Greetings from` our home in Fluvanna County where I have been in quarantine from my husband Stuart since I returned from the Honduras mission trip with a mild case of the COVID 19. By the time you see this video, I will be on Day 21 of living life in quarantine. I don’t need to tell you how strange this time has been because you have lived it too.
The last week I was in Christ Church before our Mission trip, we were at the Parish Dinner giving a talk on our trip to Israel. It seems like an eternity since then. I think like dog years, we are now counting time in COVID years. Even yesterday can seem like a year ago. At the same time, we are praying for acquaintances, friends or family members who have the virus now, and whole cities we care about who are suffering. We feel so very powerless in the face of something we can’t see. This Lenten season of confinement and fear makes all other Lenten seasons feel like child’s play.
N T Wright wrote in Time magazine this week about church services, “There is a reason we normally try to meet in the flesh. There is a reason solitary confinement is such a severe punishment. And this Lent has no fixed Easter to look forward to. We can’t tick off the days. This is a stillness, not of rest, but of poised, anxious sorrow.” He adds that humanly we try to find an explanation to why we are suffering.
“No doubt the usual silly suspects will tell us why God is doing this to us. A punishment? A warning? A sign? These are knee-jerk would-be Christian reactions in a culture which, generations back, embraced rationalism: everything must have an explanation. But supposing it doesn’t? Supposing real human wisdom doesn’t mean being able to string together some dodgy speculations and say, “So that’s all right then?”
Into the middle of this anxious vulnerability comes Palm Sunday and Holy Week, speaking directly to each of us with the power that only scripture has. As I read the Triumphal Entry scripture today from Matthew, I feel a disconnect with the word Triumph. A Triumphal Entry seems light years away, as I wait in my basement to be free to drive to Charlottesville, or even go upstairs, to embrace people again.
But I have been given a gift that I want to share with you. I have recent life experience of this very road and gate into Jerusalem that Jesus travels on Palm Sunday. Let me describe it to you, since I was there in January. Picture yourself in an orchard of Olive trees on a hill overlooking a narrow, shallow valley. On the other side of the valley stand the limestone walls of Jerusalem and the Eastern Wall of the Temple. Between the Mount of Olives and the city of Jerusalem is this Kidron Valley, a long thin rut in the land that is filled with thousands of white slab Jewish graves, thousands of years old, which cling to the contours of the valley. These graves face Jerusalem because the faithful await the coming of the Messiah through the Golden Gate. The City of Jerusalem spreads out across the valley in front of you with the gated walls and Temple Walls framing the city on the hill.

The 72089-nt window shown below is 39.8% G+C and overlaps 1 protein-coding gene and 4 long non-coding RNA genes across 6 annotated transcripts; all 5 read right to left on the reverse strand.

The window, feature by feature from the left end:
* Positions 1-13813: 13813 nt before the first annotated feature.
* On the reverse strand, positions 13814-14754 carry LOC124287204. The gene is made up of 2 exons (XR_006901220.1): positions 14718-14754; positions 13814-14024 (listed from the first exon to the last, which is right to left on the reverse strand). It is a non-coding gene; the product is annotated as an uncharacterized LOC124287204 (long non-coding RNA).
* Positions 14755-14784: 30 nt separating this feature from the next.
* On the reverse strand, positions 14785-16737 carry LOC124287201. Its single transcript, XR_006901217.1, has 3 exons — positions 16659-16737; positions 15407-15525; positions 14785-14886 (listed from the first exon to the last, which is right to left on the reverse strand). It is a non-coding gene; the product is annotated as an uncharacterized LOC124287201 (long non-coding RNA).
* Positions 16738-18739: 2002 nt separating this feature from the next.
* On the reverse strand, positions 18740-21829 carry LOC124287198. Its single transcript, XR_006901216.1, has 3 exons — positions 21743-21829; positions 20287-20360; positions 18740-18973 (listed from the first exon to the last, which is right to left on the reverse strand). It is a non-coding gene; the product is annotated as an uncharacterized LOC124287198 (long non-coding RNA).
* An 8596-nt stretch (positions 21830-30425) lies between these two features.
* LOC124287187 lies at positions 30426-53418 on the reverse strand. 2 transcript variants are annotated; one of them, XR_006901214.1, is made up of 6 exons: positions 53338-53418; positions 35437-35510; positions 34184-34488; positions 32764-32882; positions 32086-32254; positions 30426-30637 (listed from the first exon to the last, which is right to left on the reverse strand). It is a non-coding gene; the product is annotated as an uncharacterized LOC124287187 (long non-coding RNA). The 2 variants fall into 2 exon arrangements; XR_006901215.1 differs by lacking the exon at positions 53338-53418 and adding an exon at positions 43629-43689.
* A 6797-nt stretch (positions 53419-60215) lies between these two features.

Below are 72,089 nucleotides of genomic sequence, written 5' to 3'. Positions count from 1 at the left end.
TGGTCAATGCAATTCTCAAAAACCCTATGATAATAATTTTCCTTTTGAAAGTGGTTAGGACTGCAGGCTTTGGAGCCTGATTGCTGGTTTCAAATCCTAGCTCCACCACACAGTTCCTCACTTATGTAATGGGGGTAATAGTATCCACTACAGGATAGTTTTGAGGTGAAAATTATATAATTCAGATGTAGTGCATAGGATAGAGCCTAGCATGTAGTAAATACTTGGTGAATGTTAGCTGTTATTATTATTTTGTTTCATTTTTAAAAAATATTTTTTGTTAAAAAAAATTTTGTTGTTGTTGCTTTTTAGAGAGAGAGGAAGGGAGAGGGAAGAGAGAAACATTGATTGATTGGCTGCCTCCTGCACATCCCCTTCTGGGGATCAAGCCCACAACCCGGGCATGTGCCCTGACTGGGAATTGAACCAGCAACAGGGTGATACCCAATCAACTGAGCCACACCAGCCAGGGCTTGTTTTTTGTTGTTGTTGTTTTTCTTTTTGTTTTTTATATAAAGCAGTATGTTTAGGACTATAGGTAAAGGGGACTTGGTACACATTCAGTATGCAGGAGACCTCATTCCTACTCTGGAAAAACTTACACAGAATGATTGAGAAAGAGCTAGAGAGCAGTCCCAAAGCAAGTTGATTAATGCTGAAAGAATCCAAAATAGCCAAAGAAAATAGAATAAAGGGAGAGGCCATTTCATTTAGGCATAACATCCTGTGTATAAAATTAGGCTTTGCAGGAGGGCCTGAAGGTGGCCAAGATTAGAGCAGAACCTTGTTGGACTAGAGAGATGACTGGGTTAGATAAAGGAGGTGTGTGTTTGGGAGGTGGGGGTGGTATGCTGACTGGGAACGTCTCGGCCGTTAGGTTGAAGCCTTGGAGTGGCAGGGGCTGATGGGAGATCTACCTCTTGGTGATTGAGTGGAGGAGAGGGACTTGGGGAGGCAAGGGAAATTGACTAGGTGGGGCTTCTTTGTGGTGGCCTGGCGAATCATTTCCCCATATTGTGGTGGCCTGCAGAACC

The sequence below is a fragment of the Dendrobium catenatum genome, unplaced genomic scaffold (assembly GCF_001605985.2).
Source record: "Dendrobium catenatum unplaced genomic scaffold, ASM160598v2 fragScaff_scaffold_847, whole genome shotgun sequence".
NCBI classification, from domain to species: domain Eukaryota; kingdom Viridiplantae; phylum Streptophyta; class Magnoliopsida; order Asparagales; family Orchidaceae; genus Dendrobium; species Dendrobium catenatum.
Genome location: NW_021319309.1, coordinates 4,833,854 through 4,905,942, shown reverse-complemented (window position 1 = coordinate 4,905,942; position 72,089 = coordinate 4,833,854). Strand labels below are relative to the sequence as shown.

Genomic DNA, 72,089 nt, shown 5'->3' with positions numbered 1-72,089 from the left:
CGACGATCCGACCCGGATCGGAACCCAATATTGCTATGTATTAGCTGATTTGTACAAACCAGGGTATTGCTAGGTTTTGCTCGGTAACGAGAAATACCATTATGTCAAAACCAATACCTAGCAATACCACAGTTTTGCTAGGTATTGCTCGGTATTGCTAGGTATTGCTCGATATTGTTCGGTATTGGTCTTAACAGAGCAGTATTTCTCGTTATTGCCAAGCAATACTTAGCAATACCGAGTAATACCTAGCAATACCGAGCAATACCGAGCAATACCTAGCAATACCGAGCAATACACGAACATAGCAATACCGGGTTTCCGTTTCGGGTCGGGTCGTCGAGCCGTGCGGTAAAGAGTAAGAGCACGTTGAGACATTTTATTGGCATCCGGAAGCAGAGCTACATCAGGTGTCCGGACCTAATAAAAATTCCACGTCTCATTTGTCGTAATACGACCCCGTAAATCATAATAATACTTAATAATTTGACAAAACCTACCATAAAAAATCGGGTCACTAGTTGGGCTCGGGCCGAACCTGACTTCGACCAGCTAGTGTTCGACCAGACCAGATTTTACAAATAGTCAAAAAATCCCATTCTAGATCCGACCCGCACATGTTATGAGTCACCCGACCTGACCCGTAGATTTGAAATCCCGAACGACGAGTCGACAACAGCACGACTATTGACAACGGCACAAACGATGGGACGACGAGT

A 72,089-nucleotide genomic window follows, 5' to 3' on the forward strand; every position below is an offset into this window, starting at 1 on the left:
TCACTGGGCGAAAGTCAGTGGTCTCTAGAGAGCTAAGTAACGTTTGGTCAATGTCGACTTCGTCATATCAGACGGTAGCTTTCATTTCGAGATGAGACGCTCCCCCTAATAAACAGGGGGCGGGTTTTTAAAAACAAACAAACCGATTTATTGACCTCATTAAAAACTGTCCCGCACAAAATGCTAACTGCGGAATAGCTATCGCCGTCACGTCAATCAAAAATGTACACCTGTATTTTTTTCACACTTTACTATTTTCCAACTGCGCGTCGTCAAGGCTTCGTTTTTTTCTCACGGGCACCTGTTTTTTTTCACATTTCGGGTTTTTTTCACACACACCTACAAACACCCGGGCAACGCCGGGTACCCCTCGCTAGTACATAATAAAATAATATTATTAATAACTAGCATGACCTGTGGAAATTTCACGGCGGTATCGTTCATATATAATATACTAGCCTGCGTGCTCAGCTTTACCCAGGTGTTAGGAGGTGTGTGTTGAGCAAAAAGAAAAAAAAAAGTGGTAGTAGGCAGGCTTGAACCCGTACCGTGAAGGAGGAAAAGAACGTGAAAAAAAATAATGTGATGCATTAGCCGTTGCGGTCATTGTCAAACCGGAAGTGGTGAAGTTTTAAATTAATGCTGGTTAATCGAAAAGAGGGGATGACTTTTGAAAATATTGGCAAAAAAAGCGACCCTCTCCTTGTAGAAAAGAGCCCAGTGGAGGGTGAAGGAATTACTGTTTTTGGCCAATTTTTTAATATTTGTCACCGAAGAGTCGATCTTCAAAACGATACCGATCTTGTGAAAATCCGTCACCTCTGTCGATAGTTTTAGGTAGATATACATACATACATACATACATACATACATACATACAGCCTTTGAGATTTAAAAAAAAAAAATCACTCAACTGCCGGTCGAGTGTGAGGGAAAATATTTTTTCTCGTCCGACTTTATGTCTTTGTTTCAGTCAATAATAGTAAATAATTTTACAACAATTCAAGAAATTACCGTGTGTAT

This is the Valley mentioned in Psalm 23—”Yea, though I walk through the Valley of the Shadow of Death.” In our scripture from Palm Sunday, the Lord Jesus is looking over this valley of death, knowing that He will be crossing it to enter the city gate. What does the text from Matthew tells us about Jesus’ triumphal entry into the city? That he comes riding on a donkey—just like his mother did when he was born. Not as a mighty conqueror with an army—but he rides on a common animal into the common daily life of the people who need him. Jesus is not above the people in a chariot, He is eye level with them. He rides down the steep, rocky road, through the Valley of death, and through the city gate. As the psalm tells us, He fears no evil.
The people of Jerusalem had been basically quarantined by an occupying foreign government. They needed liberation. They needed to feel safe in their own homes and streets again. They needed someone to understand what they were living through and dying for. As Fleming Rutledge reminds us, “God is down in the valleys where sinful human beings are struggling with their daily lives.”
Are you struggling in your daily life? Honestly, what is daily life anymore?. Each day feels like the precipice of a new cliff coping with the daily changes. What will our lives look like when this is over? Who am I without my daily structure of work, school, busyness and distraction? We are bored of being with ourselves. We are coming face to face with who we are without the scale of achievement we called daily life.
Wal-Mart has sold out of tops, but not bottoms because we are Zooming and FaceTiming. Parents are faced with months of home schooling and lockdown parenting. Seniors are lonely and isolated as they receive meals at the door without social contact. Singles are spending more time alone and feeling the need for company. We need relief and an end date to appear on the horizon.